And there you have the motivation behind Gamma Ray’s new outing Skeletons & Majesties Live courtesy of frontman/founder Kai Hansen. Call it a case of the band challenging themselves and the fans by daring to be different, building a tour setlist in 2011 that reached all the way back to their 1990 debut Heading For Tomorrow and dusted off some of their more obscure tracks for the stage.
“It was really cool. And the great part of it was seeing that it actually works, that those songs aren’t weaker than the ones we play all the time. They just don’t get the attention they deserve. There are always the album favourites and the ‘real’ great songs, but that doesn’t mean the other songs are shit. When you do festivals and tours, sure, you include your ‘Best Of’ songs to make most of the people happy, but it was a lot of fun for us to do things this way.”
“That was especially at the rehearsals, when we were saying ‘Do we really have to practice ‘Send Me A Sign’ again?’ We’ve been playing that song for a long time and it’s quite simple, so there was no real need to go over it again. The songs that we hadn’t played in such a long time – or never – there was a totally different motivation to rehearsing them and improving ourselves.”
It was no secret the band was heading out to flog their so-called “rare” material when the tour was announced, and according to Hansen the number of people in the door on any given night was more or less the same as when Gamma Ray does an expectation-loaded show. Definitely a good thing considering the band committed themselves to a DVD shoot as preparations were being made.
“The tour was planned first, and then the suggestion came up to do a DVD since it’s been quite a while since the last one (Hell Yeah! The Awesome Foursome from 2008) and we were doing completely different songs. It was a perfect opportunity. We thought about doing a whole acoustic set but we decided it would be too much, especially for this band considering the music we play. It was better than we just changed things up for a song or two in the middle of the set.” (continue reading…)
By Carl Begai
When former Helloween vocalist Michael Kiske announced the launch of his new band Unisonic in 2009, the buzz that followed was minimal at best. Having ex-Gotthard guitarist Mandy Meyer and the Pink Cream 69 rhythm section of Dennis Ward (bass) and Kosta Zafiriou (drums) on board did little to sweeten the pot, largely because Kiske had built a dubious track record for lack luster solo albums and making one-shot guest appearances on other projects since his 1993 departure from Helloween. Add to this his rather vocal disdain for the metal scene and many of his fans felt they’d been stabbed in the back. He redeemed himself somewhat with the Kiske / Somerville album in 2010 and his continued participation in Edguy frontman Tobias Sammet’s popular ongoing metal opera band, Avantasia – dating back to 2001 – but expectations surrounding Unisonic remained painfully low.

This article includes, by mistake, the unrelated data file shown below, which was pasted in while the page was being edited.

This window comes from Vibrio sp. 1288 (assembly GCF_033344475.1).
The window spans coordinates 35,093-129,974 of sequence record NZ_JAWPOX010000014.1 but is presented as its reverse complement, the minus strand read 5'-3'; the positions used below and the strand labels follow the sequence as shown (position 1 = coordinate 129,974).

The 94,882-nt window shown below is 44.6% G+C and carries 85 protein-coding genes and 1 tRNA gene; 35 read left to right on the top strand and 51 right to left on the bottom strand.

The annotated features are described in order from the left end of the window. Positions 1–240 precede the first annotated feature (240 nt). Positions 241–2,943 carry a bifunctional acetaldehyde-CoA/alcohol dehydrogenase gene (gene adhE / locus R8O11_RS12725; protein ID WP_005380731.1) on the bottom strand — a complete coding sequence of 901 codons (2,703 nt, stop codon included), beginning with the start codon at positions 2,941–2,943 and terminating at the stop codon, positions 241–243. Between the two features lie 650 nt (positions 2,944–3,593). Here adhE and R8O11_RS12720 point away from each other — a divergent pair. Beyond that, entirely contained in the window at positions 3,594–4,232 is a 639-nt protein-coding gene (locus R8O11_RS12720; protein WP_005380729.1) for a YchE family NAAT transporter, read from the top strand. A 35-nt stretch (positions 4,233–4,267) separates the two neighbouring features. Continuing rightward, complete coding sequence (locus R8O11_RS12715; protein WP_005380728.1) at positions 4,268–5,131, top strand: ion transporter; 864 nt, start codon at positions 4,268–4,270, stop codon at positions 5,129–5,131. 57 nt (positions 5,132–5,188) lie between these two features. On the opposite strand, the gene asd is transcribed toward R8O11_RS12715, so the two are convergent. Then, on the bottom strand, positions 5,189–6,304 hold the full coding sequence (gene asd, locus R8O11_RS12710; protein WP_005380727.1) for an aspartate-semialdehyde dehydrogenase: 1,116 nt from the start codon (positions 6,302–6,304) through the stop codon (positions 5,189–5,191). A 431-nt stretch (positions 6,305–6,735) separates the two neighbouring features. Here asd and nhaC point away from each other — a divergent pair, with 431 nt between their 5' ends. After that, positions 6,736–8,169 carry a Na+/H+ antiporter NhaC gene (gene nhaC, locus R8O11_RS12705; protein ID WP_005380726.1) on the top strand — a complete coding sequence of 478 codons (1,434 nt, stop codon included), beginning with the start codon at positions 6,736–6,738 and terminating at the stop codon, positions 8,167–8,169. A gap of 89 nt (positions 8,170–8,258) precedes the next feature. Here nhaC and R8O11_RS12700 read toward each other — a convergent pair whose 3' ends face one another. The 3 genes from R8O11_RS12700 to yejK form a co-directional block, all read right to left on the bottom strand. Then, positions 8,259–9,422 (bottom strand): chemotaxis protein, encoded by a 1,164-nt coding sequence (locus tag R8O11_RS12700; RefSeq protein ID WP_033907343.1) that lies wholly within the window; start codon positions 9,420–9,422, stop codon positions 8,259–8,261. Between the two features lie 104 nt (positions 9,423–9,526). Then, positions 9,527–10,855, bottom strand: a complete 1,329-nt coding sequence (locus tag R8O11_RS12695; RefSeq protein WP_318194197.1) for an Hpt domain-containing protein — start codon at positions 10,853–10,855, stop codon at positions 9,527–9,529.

Enter former Helloween bandmate Kai Hansen, a long standing friend and fan of Kiske’s vocal talents. Hansen infamously left Helloween mid-tour in 1988 and went on to form Gamma Ray a year later, calling on Kiske to do guest vocals on the song ‘Time To Break Free’ for the Land Of The Free album in 1995. Since then the pair have crossed paths on various projects, with things coming to a head on Avantasia’s world tour in 2010, when Sammet called upon them to reprise their studio roles for the stage. Both Kiske and Hansen agreed, doing a string of shows together for the first time in 20 years. A few months after the tour Hansen announced he had joined Unisonic as a full time member. (continue reading…)
By Carl Begai
Normally I shy away from doing live / event reviews simply because I suck at them. Kind of ironic given that’s how I got my start in this business. Fact is I find it almost impossible to express how good I think a show was in print without boring myself to tears. You can only use and re-word the terms “kick ass” and “awesome” so many times until you begin to sound like that idiot hack who shows up for two songs and a shot of Jack, then heads home to compose a glowing review before bed of what he didn’t see. Between bouts of World Of Warcraft and Spongebob.
All that said, I was invited by singer Amanda Somerville to attend a video shoot for the song ‘If I Had A Wish’, taken from the forthcoming Kiske / Somerville album featuring herself and ex-Helloween vocalist Michael Kiske. Also on board for the shoot were bassist Mat Sinner (Primal Fear / Sinner), guitarist Sander Gommans (ex-After Forever / HDK) and drummer Rami Ali. Amanda and I have known each other a long time (yes, I namedropped; sue me ) and Mat has been a long time friend and supporter of BW&BK, so I was more than happy to come down and play a game of hurry-up-and-wait with them.
Besides, it was a good excuse to see if Sander was the metalhead he claims to be. I wasn’t disappointed; the ‘Painkiller’ footage was priceless (a story for another day).